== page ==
I should tell you that I'm a prude, and very opposed to talking about ones and twos. Not just on my blog, but in life. I don't like toilet talk.
So toilet training Abbey has been an interesting experience.
You see, teaching a toddler to use a toilet involves facing up to the fact that sometimes these things need to be talked about. Here's how it's all happened for us...
- Endless explanations are the first step, and involve talking to the toddler about what happens on the toilet, step by step. How does one know when to go? Why do some stand and others sit? What's toilet paper for? And why shouldn't an entire roll be played with? What about flushing - why shouldn't she press that button every five seconds? Why do I squeal when she tries to press said button while I'm still sitting there? And why can't hands be washed with an entire bottle of liquid soap? All of this is actually lots of fun.*
- I like to use books to cover any topic that needs explaining, but really, this might be going a bit far. Especially when the requests to read these books are so constant. We read one book about toilet training (Time to Pee by Mo Willems) whilst Abbey sat on the potty. It was kind of fun.**
- Three days of constant watching, hovering with a potty nearby at all times, was involved. We were housebound, talking about toileting constantly. And the ensuing frustration when we turned our back for two seconds and the floor scored again (thank goodness we have floorboards!) was almost unbearable. It was great to have that family time, though.***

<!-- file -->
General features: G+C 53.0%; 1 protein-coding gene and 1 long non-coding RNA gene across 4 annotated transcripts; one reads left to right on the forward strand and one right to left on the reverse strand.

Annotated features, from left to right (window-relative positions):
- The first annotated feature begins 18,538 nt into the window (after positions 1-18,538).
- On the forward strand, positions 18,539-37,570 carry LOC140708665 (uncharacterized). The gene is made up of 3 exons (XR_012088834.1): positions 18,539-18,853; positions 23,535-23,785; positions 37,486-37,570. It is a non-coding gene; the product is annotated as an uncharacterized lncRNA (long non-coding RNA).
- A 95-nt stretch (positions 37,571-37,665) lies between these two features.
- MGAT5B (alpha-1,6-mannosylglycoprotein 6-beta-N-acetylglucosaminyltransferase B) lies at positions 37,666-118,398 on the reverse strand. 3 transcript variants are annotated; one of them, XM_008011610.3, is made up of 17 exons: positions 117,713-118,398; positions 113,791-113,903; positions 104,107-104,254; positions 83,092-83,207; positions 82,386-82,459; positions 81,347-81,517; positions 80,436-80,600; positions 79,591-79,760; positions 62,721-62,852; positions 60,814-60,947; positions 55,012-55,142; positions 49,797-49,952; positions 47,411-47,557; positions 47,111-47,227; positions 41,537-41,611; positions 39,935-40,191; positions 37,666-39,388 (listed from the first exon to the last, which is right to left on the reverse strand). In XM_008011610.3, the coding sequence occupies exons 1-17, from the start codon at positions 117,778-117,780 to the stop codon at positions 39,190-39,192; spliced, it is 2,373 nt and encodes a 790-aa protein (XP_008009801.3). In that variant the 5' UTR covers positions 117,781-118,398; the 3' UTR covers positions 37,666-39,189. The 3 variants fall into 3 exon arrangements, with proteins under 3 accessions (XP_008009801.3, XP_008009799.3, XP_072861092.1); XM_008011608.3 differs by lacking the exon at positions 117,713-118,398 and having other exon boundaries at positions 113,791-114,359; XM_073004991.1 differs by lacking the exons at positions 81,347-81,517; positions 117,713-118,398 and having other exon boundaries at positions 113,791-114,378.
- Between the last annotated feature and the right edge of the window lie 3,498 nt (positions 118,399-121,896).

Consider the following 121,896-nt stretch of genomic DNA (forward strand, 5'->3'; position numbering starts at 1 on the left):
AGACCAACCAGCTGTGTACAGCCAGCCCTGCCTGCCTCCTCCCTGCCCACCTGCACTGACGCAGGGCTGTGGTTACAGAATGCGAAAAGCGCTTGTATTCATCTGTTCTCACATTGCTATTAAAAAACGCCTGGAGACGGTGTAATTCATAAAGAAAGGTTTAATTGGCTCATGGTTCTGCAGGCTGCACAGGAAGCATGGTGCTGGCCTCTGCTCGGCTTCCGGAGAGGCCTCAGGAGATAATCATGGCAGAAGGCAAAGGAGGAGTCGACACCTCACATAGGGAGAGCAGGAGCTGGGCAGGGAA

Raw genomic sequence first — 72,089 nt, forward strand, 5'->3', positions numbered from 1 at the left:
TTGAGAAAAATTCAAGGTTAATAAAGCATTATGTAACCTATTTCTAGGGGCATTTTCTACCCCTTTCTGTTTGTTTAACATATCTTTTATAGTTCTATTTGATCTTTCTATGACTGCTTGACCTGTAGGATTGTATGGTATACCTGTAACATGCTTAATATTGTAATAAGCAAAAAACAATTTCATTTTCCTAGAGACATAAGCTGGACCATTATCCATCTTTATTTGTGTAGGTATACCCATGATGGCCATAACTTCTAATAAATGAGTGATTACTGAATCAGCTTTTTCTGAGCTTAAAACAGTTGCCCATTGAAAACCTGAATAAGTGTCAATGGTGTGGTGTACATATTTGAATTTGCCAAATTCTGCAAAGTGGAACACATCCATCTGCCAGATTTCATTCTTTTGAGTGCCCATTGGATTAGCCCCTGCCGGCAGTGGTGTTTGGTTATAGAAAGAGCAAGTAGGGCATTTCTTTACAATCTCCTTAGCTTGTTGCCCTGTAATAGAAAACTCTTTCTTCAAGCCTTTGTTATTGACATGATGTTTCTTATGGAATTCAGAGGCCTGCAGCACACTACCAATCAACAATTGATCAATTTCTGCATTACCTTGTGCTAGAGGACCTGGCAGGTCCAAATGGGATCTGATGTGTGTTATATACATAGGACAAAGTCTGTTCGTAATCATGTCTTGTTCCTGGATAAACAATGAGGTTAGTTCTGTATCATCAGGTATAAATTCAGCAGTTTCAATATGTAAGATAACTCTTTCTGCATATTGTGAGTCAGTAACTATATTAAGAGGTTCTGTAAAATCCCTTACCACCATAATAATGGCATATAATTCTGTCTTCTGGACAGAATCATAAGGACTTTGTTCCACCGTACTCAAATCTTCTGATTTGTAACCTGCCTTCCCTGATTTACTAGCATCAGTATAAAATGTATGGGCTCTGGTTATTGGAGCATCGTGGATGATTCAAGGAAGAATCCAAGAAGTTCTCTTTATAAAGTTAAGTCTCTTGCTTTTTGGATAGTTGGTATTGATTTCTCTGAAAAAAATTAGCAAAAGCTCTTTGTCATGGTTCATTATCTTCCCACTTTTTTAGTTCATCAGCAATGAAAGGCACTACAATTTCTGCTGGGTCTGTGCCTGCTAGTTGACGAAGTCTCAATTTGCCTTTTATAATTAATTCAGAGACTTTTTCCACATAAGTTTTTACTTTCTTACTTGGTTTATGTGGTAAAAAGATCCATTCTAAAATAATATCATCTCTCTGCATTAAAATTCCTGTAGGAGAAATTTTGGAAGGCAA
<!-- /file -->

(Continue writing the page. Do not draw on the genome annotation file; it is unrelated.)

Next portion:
briberyincentives came into play. Despite my best intentions, and being convinced that my little girl would be happy to do what she was being taught just for the pure pleasure of seeing her Mum happy, I resorted to stickers. This didn't work - she knew she could have stickers anytime, so why go to all that effort for one little sticker? We then resorted to the lowest common denominator: lollies. Let me just say that I'm against little ones having lollies - I don't believe they need all that colouring and sugar, and I've worked hard to keep her from eating them in the past - but, well, I made an exception.**** And it worked.
It only took three and a half days for her to get the concept, though, which in all seriousness was great. We were, and still are, so proud of her. We can now go out without nappies (except at night) and she doesn't even expect
* It's fun for toddlers, or adults who like spending enormous amounts of money on toilet paper and soap, or having their bum flushed on.
** It was fun for Abbey, who wasn't sitting there thinking of all the other things she'd rather be doing instead of reading books about toilets.
*** I'm lying. I can think of much better ways to spend family time together than sitting at home talking about, and cleaning up, wee and poo.
**** That is, I became a hypocrite. Actually, no, I subscribed to that old parenting adage of Whatever Works.
***** This means that I actually just try to distract her when she's demanding lollies everytime she goes.